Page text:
You mean normal people don't read like this? Because I do this too, except I read everything in my voice unless I know the actual person's voice. Maybe this is why everyone seems to read faster than I do. :S

 

Edit: As far as keeping my mind occupied, I got abnormally good at this all throughout my childhood, due to general lack of friends. I'm very good at playing out elaborate story scenarios in my mind. Some of my best and most exciting storywriting has been done without any actual writing involved. XD

Edited by AngelKitty

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You mean normal people don't read like this? Because I do this too, except I read everything in my voice unless I know the actual person's voice. Maybe this is why everyone seems to read faster than I do. :S

"Normal" people do that, too.

 

Your notes remind me of my notes : ) But I'm not ADD and I took notes at the same time.

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In my honest opinion, I think ADD is just an excuse for bad behaved kids to be bad. Yeah maybe some people get more distracted then others. This doesn't mean you have some type of disorder, I think it all depends on how you are raised, and what is taught to you.

 

Maybe ADD exists.. But I don't agree how it is labeled.

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How do people get diagnosed? I wouldn't even know where to start.

I know I have trouble sitting still and paying attention. I can't sit still for more than a couple minutes and doing something like getting a haircut is near torture. I'm a bit afraid of finishing some of my basic classes for college because I don't think I will be able to pay attention in them. I'm already having trouble in classes as is.

This sounds similar to how I am. If I can, I usually choose to multitask, because I often become distracted even from doing the things that I enjoy. I've always been like this, but only began to suspect the possibility of having ADD (but not ADHD) a few years ago - might be the same as Tikindi said, because of the comorbidity with Asperger's.

 

Focusing just on one thing, like my mentors/teachers would always say (instead of multiple tasks at once, which is usually shrugged off as a bad idea) just doesn't work for me. Yes, I can get work done, but better so, if I can switch to something else every few moments. If I may only work on one thing, then it's torture, both because I have difficulties focusing on just one thing and because I feel stressed about the possibility of not doing everything well enough.

 

As far as I know, where I live, it's pretty unlikely that you might get diagnosed for either, if you're an adult, and even if I did get a diagnosis, I would by no means use it as a bull**** excuse to not do things - quite the contrary, I've always seen it that way, that if you have a certain quirk, then you have to work harder to at least somewhat battle its influence on your life.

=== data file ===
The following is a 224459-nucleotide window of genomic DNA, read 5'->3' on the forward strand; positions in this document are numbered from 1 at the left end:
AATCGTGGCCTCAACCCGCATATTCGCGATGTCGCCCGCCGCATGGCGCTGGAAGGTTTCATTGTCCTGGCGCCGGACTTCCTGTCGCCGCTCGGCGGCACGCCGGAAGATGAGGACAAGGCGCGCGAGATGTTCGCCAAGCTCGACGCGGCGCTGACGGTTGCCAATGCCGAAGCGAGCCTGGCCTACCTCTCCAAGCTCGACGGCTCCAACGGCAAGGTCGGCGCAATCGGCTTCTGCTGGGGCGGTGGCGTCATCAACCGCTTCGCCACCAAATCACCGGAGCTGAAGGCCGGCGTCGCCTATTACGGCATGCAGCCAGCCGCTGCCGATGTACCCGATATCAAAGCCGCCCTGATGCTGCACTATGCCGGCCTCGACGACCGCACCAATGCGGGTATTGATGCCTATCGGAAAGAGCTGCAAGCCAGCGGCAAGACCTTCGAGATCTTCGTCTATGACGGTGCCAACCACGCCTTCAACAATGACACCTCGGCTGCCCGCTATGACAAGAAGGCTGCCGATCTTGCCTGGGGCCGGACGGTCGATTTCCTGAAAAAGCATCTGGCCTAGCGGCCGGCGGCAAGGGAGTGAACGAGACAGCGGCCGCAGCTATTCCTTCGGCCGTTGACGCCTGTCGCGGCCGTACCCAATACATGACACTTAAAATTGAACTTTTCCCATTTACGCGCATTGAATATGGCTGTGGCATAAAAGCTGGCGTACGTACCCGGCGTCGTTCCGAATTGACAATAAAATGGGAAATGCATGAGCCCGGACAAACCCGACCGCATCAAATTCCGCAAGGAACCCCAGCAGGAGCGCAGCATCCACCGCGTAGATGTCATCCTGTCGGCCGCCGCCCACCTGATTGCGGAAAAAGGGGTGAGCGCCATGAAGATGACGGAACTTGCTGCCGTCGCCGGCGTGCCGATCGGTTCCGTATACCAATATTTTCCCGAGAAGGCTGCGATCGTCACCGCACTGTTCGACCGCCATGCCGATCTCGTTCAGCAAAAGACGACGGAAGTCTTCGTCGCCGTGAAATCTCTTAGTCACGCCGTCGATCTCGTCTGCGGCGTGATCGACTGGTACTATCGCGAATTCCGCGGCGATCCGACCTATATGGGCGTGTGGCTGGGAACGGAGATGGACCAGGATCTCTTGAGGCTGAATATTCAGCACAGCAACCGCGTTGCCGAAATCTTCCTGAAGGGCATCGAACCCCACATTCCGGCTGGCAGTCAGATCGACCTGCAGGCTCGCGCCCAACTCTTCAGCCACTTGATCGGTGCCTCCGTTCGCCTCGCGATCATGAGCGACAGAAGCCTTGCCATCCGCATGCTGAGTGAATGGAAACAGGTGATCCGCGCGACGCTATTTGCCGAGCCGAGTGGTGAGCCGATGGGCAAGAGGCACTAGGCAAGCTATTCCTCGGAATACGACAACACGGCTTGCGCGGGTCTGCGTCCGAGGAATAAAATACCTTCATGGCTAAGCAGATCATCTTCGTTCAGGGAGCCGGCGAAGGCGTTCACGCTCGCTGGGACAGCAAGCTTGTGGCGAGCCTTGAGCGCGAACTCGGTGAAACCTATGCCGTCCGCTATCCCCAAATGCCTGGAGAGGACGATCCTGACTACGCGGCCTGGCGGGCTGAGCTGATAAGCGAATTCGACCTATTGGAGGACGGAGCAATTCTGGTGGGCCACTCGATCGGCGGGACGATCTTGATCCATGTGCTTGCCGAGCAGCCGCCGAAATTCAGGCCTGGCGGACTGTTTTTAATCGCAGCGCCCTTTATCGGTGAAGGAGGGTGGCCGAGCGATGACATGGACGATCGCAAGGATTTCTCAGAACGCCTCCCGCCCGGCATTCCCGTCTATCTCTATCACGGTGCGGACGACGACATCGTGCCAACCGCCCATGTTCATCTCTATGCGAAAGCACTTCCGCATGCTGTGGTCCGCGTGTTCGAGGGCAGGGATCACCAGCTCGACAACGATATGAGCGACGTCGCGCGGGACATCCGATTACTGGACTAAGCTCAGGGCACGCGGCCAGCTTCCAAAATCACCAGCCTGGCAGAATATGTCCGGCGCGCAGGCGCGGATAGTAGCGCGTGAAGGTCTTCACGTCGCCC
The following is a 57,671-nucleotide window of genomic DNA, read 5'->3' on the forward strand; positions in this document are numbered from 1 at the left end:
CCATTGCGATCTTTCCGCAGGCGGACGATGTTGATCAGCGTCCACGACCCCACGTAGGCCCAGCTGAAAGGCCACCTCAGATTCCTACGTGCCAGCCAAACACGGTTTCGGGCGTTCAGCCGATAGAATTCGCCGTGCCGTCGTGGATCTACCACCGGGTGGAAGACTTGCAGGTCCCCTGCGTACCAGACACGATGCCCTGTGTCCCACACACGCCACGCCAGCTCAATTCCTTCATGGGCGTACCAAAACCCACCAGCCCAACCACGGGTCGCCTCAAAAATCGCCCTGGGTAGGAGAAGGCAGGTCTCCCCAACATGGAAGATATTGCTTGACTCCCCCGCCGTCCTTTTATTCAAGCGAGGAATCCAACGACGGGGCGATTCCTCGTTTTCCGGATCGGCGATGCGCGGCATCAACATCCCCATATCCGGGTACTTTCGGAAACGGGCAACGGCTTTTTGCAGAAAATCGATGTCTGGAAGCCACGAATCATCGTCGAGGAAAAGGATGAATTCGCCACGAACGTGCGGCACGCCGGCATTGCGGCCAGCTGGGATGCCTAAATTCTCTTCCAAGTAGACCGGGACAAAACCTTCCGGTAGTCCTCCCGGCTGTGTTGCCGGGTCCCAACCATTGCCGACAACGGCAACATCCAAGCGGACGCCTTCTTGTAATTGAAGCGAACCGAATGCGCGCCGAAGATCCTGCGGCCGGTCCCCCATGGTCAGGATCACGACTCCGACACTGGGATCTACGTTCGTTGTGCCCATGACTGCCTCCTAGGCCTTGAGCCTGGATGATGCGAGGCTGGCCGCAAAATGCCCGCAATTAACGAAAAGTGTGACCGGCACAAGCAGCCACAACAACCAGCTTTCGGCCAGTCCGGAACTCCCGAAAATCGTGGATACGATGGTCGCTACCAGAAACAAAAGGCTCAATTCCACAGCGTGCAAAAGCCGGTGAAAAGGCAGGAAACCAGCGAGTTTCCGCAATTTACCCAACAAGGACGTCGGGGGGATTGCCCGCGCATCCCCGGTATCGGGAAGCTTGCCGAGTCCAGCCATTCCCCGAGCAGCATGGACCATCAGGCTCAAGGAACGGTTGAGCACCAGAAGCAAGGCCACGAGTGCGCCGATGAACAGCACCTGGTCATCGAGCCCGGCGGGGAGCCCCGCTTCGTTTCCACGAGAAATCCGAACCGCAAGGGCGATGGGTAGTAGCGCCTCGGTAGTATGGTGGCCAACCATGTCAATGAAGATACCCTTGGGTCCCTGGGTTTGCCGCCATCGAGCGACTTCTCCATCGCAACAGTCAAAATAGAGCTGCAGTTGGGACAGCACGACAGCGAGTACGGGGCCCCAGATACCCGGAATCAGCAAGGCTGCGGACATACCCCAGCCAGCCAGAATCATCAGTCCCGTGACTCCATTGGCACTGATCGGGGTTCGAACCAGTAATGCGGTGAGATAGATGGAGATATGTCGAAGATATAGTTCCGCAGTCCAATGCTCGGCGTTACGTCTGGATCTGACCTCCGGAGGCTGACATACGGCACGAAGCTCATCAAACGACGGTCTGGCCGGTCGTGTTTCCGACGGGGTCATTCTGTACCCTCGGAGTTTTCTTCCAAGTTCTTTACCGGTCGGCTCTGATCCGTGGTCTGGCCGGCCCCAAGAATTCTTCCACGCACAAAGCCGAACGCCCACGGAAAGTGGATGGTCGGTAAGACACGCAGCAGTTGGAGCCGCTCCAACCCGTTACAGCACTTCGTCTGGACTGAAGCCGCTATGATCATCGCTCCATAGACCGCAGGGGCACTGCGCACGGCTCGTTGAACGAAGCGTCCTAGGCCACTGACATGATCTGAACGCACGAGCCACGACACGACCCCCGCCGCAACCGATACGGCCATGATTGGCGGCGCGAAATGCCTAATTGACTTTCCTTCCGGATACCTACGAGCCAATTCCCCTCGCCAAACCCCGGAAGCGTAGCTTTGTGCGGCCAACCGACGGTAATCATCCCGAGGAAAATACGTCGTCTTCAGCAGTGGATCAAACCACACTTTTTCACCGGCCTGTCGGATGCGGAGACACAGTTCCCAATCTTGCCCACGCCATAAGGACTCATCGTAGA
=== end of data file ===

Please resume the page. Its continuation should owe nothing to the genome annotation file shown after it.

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Oh gods.

 

I believe that this disorder exists. But what I hate (speaking from a teacher's perspective) is how it has become a label. Far, far too quickly is almost any unruly child 'diagnosed' as having this when in actuality they are rude and misbehaving. And the sheer number of students who will claim they have ADD without any actual diagnosis as an excuse...

 

It goes in the list of things such as dyslexia and dyscalcula; show me a psychiatric evaluation saying you have it, I will believe you. If you are self-diagnosed, I will take it with a large pinch of salt.

^ This, this and this.

 

I'm a professional who assesses for ADHD amongst other things. I also have a child with severe ADHD.

 

You would not believe the amount of parents I see who swear their little cherub has ADHD, yet they show no parental boundaries, their child sits in front of a TV/screen all day, they feed their child crap and they don't enforce bedtimes.

 

If you do all that your child may well present as ADHD to the casual observer but that does not mean that your child has ADHD.

 

A child with ADHD will eat the healthiest diet out there and still be hyperactive.

A child with ADHD will have parents that have firm boundaries and consequences for breaking those boundaries and the child still still be hyperactive.

A child with ADHD will be able to do a 4 mile run and still have enough energy left at the end of it to do another 4 mile run.

 

AD(H)D exists, of that there is not doubt. But it sadly has become a catch all for crappy parenting. The real ADHD kids suffer as a result.

 

 

@Wookieinmashoo

How do people get diagnosed? I wouldn't even know where to start.

 

A proper diagnosis should be done in conjunction with a multidisciplinary team which contains a child psychiatrist, a psychologist, and educational psychologist, a speech and language therapist, and an occupational therapist. The child should have reports done from all the above plus a general health/development check done by a paediatrician, a report done by the teachers, a Connors Rating Scale done by someone like ME (!), observations of the child in a variety of settings, interviews with the parents and sight and hearing checks done by ophthalmologists and audiologists. Then and only then should the team get together and discuss their findings. That is when a diagnosis takes place.

 

It should not be done by parents, teachers, counsellors, or even a single professional on their own.